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As Exoneration Claims Rise, Firms Give Inmates Expensive Advances

After nearly 20 years in a New York prison for a 1989 murder he did not commit, Huwe Burton walked out with no money, no credit and no one to borrow from. Burton, a former elevator repairman, could sue for millions in compensation, but payouts take years. After his 2019 exoneration, Burton took an advance of $500,000 from a company that funds plaintiffs waiting to settle auto insurance claims, slip-and-fall judgments and medical malpractice cases. Burton’s advance, at 28 percent annual interest, came from USClaims, a Florida company. Exonerations and cash settlements have risen thanks to DNA-based reinvestigations, conviction-integrity units created by prosecutors and innocence organizations. The billions in payouts have attracted companies offering high interest cash advances while exonerated people await their claims. Many firms are backed by private equity investors eager to bet on nearly certain short-term profit, the New York Times reports.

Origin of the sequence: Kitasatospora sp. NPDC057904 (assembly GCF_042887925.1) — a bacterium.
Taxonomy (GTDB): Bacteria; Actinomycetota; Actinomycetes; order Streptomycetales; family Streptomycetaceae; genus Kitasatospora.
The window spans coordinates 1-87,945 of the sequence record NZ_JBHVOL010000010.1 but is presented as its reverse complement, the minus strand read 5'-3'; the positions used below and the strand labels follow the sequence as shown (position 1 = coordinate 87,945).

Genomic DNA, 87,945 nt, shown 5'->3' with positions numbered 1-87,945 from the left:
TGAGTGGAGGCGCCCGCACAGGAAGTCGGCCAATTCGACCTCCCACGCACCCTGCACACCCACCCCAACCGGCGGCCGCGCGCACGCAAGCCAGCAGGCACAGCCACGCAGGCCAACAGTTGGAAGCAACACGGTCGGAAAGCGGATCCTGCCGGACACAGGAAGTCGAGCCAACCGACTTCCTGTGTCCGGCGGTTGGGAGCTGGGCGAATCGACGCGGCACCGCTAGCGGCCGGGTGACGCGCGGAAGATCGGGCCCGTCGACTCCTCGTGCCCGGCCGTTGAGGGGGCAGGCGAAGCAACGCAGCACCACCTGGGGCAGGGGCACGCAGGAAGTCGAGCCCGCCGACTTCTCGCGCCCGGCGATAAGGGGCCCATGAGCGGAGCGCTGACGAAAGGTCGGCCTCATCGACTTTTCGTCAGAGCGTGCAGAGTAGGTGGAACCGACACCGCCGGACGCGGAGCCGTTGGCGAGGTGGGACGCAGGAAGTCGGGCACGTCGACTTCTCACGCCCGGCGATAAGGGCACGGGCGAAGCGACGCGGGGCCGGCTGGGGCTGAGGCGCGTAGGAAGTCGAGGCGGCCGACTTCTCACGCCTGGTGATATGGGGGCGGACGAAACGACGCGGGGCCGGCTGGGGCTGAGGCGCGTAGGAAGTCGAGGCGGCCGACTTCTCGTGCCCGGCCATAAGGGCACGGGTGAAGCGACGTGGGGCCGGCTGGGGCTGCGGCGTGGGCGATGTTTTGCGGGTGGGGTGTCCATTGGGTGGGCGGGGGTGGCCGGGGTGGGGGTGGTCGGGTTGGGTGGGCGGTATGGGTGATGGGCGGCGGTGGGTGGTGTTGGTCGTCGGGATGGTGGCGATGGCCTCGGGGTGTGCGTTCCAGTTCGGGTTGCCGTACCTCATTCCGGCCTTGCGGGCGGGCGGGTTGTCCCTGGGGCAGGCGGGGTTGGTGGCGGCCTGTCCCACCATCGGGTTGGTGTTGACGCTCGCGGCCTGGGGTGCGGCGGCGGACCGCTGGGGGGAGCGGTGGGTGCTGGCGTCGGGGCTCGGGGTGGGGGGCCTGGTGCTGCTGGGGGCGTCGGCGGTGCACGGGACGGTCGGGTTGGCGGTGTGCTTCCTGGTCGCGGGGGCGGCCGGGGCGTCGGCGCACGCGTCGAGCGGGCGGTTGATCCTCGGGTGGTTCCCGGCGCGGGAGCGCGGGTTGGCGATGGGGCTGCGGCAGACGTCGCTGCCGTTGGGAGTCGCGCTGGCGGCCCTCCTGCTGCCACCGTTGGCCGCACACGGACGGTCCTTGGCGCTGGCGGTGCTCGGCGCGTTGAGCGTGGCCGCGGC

If prisoners fail to collect a payout, the advance is forgiven. If the claims come through, which they usually do, the company makes a healthy profit when the exoneree pays in full, often from a settlement that far outstrips the size of the debt. Burton was a good investment. Wrongful conviction cases are good bets because they have often gone through years of appellate court scrutiny and have been vetted by the lawyers handling the claims, said USClaims president Donna Lee Jones. She said that in the eight years of taking such cases, she has seen a rise in demand. This year, a record 367 cases have been added to the National Registry of Exonerations, which usually records some 200 each year. A total of $2.65 billion nationwide has been paid to people on the registry who have brought civil rights suits, says Jeffrey Gutman, a law professor at George Washington University. The average payout is $3.7 million for the 716 exonerees who collected compensation, or $318,000 per year in prison. For Burton, now 50, the advance was “a reset button, a chance to balance things out” until his settlement offered him true stability.

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